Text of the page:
In the morning everything was wet with dew. The mist was disappearing quickly, and I arose refreshed in body and mind. Specialists would have prognosticated acute rheumatism. Doctors would have foretold death within forty-eight hours. But I was never so free from rheumatism as I am now; moreover, I live to tell the tale, with the probability of continued existence for several years to come. Lizzie looked disconsolate and rusty in every nut and bolt, but with a few kicks she rattled into life once more. The driver of a passing Ford informed me that I was twenty miles from the right road, which meant returning into Moundsville and crossing over the broad, muddy Ohio River, spanned by a lofty suspension bridge made almost entirely of wood. The Ohio River, once seen, is never to be forgotten. It is verily a flowing mass of dirty, yellow-brown mud. The natives of Ohio refer to it as the "Golden" River, I believe, but when I first made its acquaintance, I was in no mood to appreciate such poetic nomenclature. Instead I was bent on reaching Wheeling and breakfast.

Wheeling was reached in a couple of hours' riding along the banks of the river. It need hardly be said that I did justice to a substantial breakfast, which put an entirely new aspect on affairs in general. I struck[Pg 52] the main "pike" through to Cincinnati, and continued hopefully on three cylinders with the best of intentions of reaching it that evening, although it meant a ride of over 300 miles.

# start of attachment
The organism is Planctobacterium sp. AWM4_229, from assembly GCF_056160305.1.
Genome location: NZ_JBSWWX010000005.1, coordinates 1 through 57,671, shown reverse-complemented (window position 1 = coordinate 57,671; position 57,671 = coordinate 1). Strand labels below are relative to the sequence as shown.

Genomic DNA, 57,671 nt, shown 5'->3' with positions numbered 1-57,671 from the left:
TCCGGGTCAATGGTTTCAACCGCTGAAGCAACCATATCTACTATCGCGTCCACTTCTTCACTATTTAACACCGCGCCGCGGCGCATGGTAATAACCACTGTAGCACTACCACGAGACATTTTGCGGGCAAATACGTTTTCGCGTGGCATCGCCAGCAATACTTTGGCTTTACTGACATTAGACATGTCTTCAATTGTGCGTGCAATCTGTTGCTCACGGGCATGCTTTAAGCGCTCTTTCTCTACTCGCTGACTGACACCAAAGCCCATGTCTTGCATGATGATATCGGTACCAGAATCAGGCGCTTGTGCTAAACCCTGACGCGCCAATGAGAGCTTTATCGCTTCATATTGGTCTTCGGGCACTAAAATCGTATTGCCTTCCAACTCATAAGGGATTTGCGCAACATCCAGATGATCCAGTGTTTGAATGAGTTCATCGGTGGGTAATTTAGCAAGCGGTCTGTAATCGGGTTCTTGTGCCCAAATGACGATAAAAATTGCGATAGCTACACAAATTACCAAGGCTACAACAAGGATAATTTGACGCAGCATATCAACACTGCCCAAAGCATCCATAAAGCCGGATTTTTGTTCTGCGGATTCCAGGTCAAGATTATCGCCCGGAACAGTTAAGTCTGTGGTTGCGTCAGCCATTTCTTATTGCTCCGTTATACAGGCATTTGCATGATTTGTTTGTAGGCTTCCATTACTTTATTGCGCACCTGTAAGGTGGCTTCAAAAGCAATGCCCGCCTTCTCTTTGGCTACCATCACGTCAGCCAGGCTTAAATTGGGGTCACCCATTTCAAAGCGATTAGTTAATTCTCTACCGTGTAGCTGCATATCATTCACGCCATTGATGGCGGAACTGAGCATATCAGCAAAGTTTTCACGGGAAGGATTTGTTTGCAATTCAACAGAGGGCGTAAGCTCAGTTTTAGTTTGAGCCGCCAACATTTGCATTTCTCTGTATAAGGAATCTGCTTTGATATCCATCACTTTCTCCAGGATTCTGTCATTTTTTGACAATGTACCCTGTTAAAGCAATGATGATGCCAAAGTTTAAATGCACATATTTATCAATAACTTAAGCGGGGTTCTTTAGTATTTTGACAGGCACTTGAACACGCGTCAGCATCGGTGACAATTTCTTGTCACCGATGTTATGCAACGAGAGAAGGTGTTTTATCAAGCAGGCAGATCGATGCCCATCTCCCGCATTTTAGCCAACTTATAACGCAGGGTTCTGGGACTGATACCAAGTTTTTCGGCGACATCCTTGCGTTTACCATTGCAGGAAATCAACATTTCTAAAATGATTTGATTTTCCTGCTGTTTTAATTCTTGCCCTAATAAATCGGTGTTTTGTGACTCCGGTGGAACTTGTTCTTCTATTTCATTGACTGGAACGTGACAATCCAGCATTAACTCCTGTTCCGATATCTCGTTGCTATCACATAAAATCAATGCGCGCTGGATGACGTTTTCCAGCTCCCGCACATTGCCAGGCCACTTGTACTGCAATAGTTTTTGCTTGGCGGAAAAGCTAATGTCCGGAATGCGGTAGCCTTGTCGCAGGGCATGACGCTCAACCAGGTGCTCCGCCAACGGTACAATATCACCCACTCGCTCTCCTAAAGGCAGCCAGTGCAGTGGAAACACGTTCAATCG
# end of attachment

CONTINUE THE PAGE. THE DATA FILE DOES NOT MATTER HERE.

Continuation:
I did 150 in fairly good time and reckoned on having my lunch-tea-dinner-supper meal at Columbus, the State capital, about five in the afternoon. But about twenty miles from that city a most distressing sound arose from the engine. I had previously slackened down to a steady thirty miles an hour so as to give Lizzie the best chance of holding out over the journey. But now a series of violent thumps and bangs disturbed once and for all my hopeful frame of mind. Undoubtedly there was a big breakage somewhere and it was evidently quite impossible to continue another mile. With a final thud the engine stopped and the machine came to a standstill near a little bridge where a tiny streamlet trickled under the roadway. Near the bridge was, as might be expected, the inevitable hoarding: "Sell it and buy a Ford." Strange that Fate should at times be so ironical!

I made myself comfortable on a grassy slope and proceeded to take the engine down. This I soon discovered was no mean task. It took nearly three hours to remove the cylinders. Woe be unto the man hereafter who puts nuts where they cannot be loosened or places cylinders where they cannot be removed save by an Indian sword-swallower! The result of my investigations was that I found the front piston in fragments, mainly in the bottom of the crank-case. The gudgeon pin was broken in half and the connecting rod was waggling about merrily in the cylinder. All the bearings were loose, and although there was plenty of oil in the[Pg 53] sump, one was devoid of metal altogether. This was discovered at the bottom in the form of powder. An encouraging outlook indeed!